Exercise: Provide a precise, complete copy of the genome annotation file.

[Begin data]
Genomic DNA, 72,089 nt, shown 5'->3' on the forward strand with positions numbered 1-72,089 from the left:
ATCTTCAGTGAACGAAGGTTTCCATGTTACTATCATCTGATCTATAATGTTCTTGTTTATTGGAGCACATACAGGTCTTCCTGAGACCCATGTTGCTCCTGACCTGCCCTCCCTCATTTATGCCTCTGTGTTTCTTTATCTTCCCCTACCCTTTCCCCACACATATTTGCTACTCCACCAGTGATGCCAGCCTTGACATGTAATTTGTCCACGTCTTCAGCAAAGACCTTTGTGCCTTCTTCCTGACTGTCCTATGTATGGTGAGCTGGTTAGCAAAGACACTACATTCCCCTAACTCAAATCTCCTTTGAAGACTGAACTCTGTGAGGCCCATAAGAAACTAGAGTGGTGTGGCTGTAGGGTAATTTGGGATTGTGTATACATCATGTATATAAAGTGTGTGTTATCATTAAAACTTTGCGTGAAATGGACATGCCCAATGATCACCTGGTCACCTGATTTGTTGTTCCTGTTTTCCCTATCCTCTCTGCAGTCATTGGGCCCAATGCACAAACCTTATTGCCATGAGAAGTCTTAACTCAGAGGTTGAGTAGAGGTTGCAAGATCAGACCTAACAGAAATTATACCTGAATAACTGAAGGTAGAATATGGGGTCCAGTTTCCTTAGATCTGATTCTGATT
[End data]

Genomic DNA, 72,089 nt, shown 5'->3' on the forward strand with positions numbered 1-72,089 from the left:
ATCTTCAGTGAACGAAGGTTTCCATGTTACTATCATCTGATCTATAATGTTCTTGTTTATTGGAGCACATACAGGTCTTCCTGAGACCCATGTTGCTCCTGACCTGCCCTCCCTCATTTATGCCTCTGTGTTTCTTTATCTTCCCCTACCCTTTCCCCACACATATTTGCTACTCCACCAGTGATGCCAGCCTTGACATGTAATTTGTCCACGTCTTCAGCAAAGACCTTTGTGCCTTCTTCCTGACTGTCCTATGTATGGTGAGCTGGTTAGCAAAGACACTACATTCCCCTAACTCAAATCTCCTTTGAAGACTGAACTCTGTGAGGCCCATAAGAAACTAGAGTGGTGTGGCTGTAGGGTAATTTGGGATTGTGTATACATCATGTATATAAAGTGTGTGTTATCATTAAAACTTTGCGTGAAATGGACATGCCCAATGATCACCTGGTCACCTGATTTGTTGTTCCTGTTTTCCCTATCCTCTCTGCAGTCATTGGGCCCAATGCACAAACCTTATTGCCATGAGAAGTCTTAACTCAGAGGTTGAGTAGAGGTTGCAAGATCAGACCTAACAGAAATTATACCTGAATAACTGAAGGTAGAATATGGGGTCCAGTTTCCTTAGATCTGATTCTGATT